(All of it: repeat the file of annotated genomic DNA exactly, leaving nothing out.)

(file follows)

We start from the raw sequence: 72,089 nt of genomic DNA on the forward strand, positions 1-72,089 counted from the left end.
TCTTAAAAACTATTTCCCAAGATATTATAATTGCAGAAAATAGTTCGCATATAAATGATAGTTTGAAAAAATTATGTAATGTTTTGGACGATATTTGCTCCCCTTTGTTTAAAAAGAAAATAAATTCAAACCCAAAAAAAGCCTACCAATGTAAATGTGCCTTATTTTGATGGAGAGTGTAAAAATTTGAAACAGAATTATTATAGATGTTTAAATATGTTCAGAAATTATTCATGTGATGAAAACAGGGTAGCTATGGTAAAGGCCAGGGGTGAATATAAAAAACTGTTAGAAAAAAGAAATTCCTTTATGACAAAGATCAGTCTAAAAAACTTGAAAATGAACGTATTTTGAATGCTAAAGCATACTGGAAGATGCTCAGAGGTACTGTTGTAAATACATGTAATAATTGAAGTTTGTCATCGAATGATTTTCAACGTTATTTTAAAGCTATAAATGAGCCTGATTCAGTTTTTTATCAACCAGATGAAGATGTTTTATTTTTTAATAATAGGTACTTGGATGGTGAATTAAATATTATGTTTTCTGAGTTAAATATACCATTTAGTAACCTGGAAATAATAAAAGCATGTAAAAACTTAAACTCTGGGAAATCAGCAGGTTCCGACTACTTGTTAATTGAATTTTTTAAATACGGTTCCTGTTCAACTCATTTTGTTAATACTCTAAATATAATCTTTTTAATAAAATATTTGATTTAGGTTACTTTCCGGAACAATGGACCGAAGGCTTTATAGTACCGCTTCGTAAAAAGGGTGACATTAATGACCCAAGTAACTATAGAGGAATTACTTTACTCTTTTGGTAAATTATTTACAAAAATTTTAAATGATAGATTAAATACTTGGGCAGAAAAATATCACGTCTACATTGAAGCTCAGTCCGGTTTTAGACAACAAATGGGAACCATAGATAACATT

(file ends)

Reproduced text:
We start from the raw sequence: 72,089 nt of genomic DNA on the forward strand, positions 1-72,089 counted from the left end.
TCTTAAAAACTATTTCCCAAGATATTATAATTGCAGAAAATAGTTCGCATATAAATGATAGTTTGAAAAAATTATGTAATGTTTTGGACGATATTTGCTCCCCTTTGTTTAAAAAGAAAATAAATTCAAACCCAAAAAAAGCCTACCAATGTAAATGTGCCTTATTTTGATGGAGAGTGTAAAAATTTGAAACAGAATTATTATAGATGTTTAAATATGTTCAGAAATTATTCATGTGATGAAAACAGGGTAGCTATGGTAAAGGCCAGGGGTGAATATAAAAAACTGTTAGAAAAAAGAAATTCCTTTATGACAAAGATCAGTCTAAAAAACTTGAAAATGAACGTATTTTGAATGCTAAAGCATACTGGAAGATGCTCAGAGGTACTGTTGTAAATACATGTAATAATTGAAGTTTGTCATCGAATGATTTTCAACGTTATTTTAAAGCTATAAATGAGCCTGATTCAGTTTTTTATCAACCAGATGAAGATGTTTTATTTTTTAATAATAGGTACTTGGATGGTGAATTAAATATTATGTTTTCTGAGTTAAATATACCATTTAGTAACCTGGAAATAATAAAAGCATGTAAAAACTTAAACTCTGGGAAATCAGCAGGTTCCGACTACTTGTTAATTGAATTTTTTAAATACGGTTCCTGTTCAACTCATTTTGTTAATACTCTAAATATAATCTTTTTAATAAAATATTTGATTTAGGTTACTTTCCGGAACAATGGACCGAAGGCTTTATAGTACCGCTTCGTAAAAAGGGTGACATTAATGACCCAAGTAACTATAGAGGAATTACTTTACTCTTTTGGTAAATTATTTACAAAAATTTTAAATGATAGATTAAATACTTGGGCAGAAAAATATCACGTCTACATTGAAGCTCAGTCCGGTTTTAGACAACAAATGGGAACCATAGATAACATT